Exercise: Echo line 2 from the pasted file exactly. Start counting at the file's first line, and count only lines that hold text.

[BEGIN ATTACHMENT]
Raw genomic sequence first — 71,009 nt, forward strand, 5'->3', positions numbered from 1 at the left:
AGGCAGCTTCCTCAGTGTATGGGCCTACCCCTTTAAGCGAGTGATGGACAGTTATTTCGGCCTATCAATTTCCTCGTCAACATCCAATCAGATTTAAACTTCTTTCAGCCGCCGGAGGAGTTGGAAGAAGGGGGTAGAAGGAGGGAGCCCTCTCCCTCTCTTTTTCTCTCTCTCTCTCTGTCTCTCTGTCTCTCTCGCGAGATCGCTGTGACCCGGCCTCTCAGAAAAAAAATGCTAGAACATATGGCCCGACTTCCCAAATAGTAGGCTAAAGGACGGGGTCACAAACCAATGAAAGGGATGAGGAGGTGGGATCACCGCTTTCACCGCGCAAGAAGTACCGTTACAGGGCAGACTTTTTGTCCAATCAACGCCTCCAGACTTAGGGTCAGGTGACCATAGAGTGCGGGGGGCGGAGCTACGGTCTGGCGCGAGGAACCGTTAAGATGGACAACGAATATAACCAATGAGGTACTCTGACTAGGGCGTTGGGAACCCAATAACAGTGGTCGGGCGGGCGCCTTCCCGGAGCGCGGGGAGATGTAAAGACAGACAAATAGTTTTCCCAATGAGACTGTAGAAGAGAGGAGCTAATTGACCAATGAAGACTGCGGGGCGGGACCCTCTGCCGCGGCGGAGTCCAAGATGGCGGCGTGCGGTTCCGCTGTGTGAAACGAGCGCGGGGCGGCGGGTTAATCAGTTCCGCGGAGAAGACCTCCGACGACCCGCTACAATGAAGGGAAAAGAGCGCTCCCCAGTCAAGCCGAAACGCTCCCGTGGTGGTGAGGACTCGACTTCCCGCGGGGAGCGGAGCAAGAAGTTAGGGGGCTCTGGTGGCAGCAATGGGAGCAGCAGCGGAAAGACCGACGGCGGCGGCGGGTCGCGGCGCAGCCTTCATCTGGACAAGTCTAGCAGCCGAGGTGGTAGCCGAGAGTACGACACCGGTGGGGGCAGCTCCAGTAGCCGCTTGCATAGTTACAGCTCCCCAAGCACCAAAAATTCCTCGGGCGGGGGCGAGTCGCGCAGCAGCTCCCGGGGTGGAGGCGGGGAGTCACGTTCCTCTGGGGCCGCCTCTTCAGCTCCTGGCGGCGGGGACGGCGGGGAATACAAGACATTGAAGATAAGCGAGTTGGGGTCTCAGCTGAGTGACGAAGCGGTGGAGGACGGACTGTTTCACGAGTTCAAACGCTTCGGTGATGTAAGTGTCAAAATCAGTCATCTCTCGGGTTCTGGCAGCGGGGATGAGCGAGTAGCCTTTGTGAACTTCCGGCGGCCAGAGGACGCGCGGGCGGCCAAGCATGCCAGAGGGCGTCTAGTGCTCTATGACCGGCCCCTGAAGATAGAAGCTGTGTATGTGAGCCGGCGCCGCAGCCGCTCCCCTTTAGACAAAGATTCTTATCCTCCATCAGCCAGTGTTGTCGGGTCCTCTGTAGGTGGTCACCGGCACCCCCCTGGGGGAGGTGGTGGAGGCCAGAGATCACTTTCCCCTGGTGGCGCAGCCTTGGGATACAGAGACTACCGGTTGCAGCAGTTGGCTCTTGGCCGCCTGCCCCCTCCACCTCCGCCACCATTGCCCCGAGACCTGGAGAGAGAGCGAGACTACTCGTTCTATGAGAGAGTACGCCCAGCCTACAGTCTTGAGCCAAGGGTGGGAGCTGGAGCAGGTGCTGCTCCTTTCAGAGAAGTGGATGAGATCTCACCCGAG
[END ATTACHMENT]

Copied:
AGGCAGCTTCCTCAGTGTATGGGCCTACCCCTTTAAGCGAGTGATGGACAGTTATTTCGGCCTATCAATTTCCTCGTCAACATCCAATCAGATTTAAACTTCTTTCAGCCGCCGGAGGAGTTGGAAGAAGGGGGTAGAAGGAGGGAGCCCTCTCCCTCTCTTTTTCTCTCTCTCTCTCTGTCTCTCTGTCTCTCTCGCGAGATCGCTGTGACCCGGCCTCTCAGAAAAAAAATGCTAGAACATATGGCCCGACTTCCCAAATAGTAGGCTAAAGGACGGGGTCACAAACCAATGAAAGGGATGAGGAGGTGGGATCACCGCTTTCACCGCGCAAGAAGTACCGTTACAGGGCAGACTTTTTGTCCAATCAACGCCTCCAGACTTAGGGTCAGGTGACCATAGAGTGCGGGGGGCGGAGCTACGGTCTGGCGCGAGGAACCGTTAAGATGGACAACGAATATAACCAATGAGGTACTCTGACTAGGGCGTTGGGAACCCAATAACAGTGGTCGGGCGGGCGCCTTCCCGGAGCGCGGGGAGATGTAAAGACAGACAAATAGTTTTCCCAATGAGACTGTAGAAGAGAGGAGCTAATTGACCAATGAAGACTGCGGGGCGGGACCCTCTGCCGCGGCGGAGTCCAAGATGGCGGCGTGCGGTTCCGCTGTGTGAAACGAGCGCGGGGCGGCGGGTTAATCAGTTCCGCGGAGAAGACCTCCGACGACCCGCTACAATGAAGGGAAAAGAGCGCTCCCCAGTCAAGCCGAAACGCTCCCGTGGTGGTGAGGACTCGACTTCCCGCGGGGAGCGGAGCAAGAAGTTAGGGGGCTCTGGTGGCAGCAATGGGAGCAGCAGCGGAAAGACCGACGGCGGCGGCGGGTCGCGGCGCAGCCTTCATCTGGACAAGTCTAGCAGCCGAGGTGGTAGCCGAGAGTACGACACCGGTGGGGGCAGCTCCAGTAGCCGCTTGCATAGTTACAGCTCCCCAAGCACCAAAAATTCCTCGGGCGGGGGCGAGTCGCGCAGCAGCTCCCGGGGTGGAGGCGGGGAGTCACGTTCCTCTGGGGCCGCCTCTTCAGCTCCTGGCGGCGGGGACGGCGGGGAATACAAGACATTGAAGATAAGCGAGTTGGGGTCTCAGCTGAGTGACGAAGCGGTGGAGGACGGACTGTTTCACGAGTTCAAACGCTTCGGTGATGTAAGTGTCAAAATCAGTCATCTCTCGGGTTCTGGCAGCGGGGATGAGCGAGTAGCCTTTGTGAACTTCCGGCGGCCAGAGGACGCGCGGGCGGCCAAGCATGCCAGAGGGCGTCTAGTGCTCTATGACCGGCCCCTGAAGATAGAAGCTGTGTATGTGAGCCGGCGCCGCAGCCGCTCCCCTTTAGACAAAGATTCTTATCCTCCATCAGCCAGTGTTGTCGGGTCCTCTGTAGGTGGTCACCGGCACCCCCCTGGGGGAGGTGGTGGAGGCCAGAGATCACTTTCCCCTGGTGGCGCAGCCTTGGGATACAGAGACTACCGGTTGCAGCAGTTGGCTCTTGGCCGCCTGCCCCCTCCACCTCCGCCACCATTGCCCCGAGACCTGGAGAGAGAGCGAGACTACTCGTTCTATGAGAGAGTACGCCCAGCCTACAGTCTTGAGCCAAGGGTGGGAGCTGGAGCAGGTGCTGCTCCTTTCAGAGAAGTGGATGAGATCTCACCCGAG